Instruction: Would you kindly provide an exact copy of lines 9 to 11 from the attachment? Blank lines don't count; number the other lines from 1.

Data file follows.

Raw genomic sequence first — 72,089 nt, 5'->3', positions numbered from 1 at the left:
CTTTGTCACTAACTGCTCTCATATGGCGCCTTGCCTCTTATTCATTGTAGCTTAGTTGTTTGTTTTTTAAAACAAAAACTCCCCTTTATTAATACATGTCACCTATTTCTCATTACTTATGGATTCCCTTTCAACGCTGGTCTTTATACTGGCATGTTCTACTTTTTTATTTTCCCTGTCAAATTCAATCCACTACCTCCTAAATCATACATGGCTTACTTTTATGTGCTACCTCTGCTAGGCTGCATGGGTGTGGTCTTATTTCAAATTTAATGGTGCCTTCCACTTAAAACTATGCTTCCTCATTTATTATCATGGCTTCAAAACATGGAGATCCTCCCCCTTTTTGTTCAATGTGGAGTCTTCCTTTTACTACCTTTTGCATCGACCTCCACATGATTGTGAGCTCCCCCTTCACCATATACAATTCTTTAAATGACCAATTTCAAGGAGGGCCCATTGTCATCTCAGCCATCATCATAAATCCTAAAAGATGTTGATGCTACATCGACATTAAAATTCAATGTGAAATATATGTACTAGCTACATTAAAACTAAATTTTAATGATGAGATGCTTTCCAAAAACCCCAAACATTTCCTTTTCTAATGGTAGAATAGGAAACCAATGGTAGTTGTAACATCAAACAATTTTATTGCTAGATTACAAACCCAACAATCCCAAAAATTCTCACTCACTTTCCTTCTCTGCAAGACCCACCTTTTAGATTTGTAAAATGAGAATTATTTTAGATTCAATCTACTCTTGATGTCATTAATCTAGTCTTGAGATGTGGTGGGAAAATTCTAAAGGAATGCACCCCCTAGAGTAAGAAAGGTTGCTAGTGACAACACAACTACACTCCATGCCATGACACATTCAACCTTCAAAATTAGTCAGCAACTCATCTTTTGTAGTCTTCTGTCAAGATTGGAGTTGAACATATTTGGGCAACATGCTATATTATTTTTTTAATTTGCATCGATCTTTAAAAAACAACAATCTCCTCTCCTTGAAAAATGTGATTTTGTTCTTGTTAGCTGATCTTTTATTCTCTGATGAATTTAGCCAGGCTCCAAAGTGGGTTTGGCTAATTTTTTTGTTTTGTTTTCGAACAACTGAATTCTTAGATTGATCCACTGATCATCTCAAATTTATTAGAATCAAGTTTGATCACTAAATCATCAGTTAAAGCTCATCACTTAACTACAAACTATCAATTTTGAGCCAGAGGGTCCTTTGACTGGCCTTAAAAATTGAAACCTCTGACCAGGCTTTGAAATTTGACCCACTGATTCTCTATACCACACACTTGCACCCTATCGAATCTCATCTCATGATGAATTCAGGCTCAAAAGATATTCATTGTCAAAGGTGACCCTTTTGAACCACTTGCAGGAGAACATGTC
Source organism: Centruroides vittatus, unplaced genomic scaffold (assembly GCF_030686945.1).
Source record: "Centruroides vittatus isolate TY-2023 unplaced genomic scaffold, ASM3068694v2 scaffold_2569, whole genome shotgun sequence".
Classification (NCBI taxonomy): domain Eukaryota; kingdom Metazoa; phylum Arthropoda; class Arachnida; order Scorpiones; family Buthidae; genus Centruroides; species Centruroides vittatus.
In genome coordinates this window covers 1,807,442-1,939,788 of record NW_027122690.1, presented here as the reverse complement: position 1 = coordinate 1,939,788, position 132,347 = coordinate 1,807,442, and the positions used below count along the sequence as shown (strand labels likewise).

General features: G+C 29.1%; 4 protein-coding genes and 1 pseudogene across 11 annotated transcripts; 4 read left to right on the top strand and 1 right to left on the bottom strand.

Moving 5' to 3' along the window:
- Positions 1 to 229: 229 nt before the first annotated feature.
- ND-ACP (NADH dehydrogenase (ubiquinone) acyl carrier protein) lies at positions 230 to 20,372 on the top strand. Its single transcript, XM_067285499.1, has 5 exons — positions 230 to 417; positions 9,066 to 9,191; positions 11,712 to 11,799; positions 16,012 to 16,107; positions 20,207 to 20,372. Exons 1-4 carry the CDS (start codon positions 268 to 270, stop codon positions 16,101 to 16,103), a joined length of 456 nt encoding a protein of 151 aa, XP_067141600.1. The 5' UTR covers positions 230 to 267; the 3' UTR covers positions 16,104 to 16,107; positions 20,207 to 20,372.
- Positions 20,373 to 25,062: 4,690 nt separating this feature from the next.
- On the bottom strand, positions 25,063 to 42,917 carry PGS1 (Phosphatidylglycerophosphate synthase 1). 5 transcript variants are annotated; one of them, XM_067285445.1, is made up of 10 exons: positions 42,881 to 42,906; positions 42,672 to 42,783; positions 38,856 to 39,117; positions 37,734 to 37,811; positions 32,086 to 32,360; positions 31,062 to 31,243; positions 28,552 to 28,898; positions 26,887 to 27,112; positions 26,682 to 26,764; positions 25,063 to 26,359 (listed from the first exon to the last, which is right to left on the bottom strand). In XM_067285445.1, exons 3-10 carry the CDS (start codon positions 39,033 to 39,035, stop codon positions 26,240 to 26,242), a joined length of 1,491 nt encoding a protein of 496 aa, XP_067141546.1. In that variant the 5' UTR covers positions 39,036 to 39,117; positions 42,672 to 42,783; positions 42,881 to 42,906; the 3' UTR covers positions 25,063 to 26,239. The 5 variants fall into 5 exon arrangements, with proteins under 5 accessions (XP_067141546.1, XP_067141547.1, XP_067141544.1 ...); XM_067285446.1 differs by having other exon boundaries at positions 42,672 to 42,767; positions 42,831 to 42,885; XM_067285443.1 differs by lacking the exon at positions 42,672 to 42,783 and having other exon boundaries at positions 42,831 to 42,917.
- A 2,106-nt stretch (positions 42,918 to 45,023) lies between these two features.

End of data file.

- Positions 1 to 229: 229 nt before the first annotated feature.
- ND-ACP (NADH dehydrogenase (ubiquinone) acyl carrier protein) lies at positions 230 to 20,372 on the top strand. Its single transcript, XM_067285499.1, has 5 exons — positions 230 to 417; positions 9,066 to 9,191; positions 11,712 to 11,799; positions 16,012 to 16,107; positions 20,207 to 20,372. Exons 1-4 carry the CDS (start codon positions 268 to 270, stop codon positions 16,101 to 16,103), a joined length of 456 nt encoding a protein of 151 aa, XP_067141600.1. The 5' UTR covers positions 230 to 267; the 3' UTR covers positions 16,104 to 16,107; positions 20,207 to 20,372.
- Positions 20,373 to 25,062: 4,690 nt separating this feature from the next.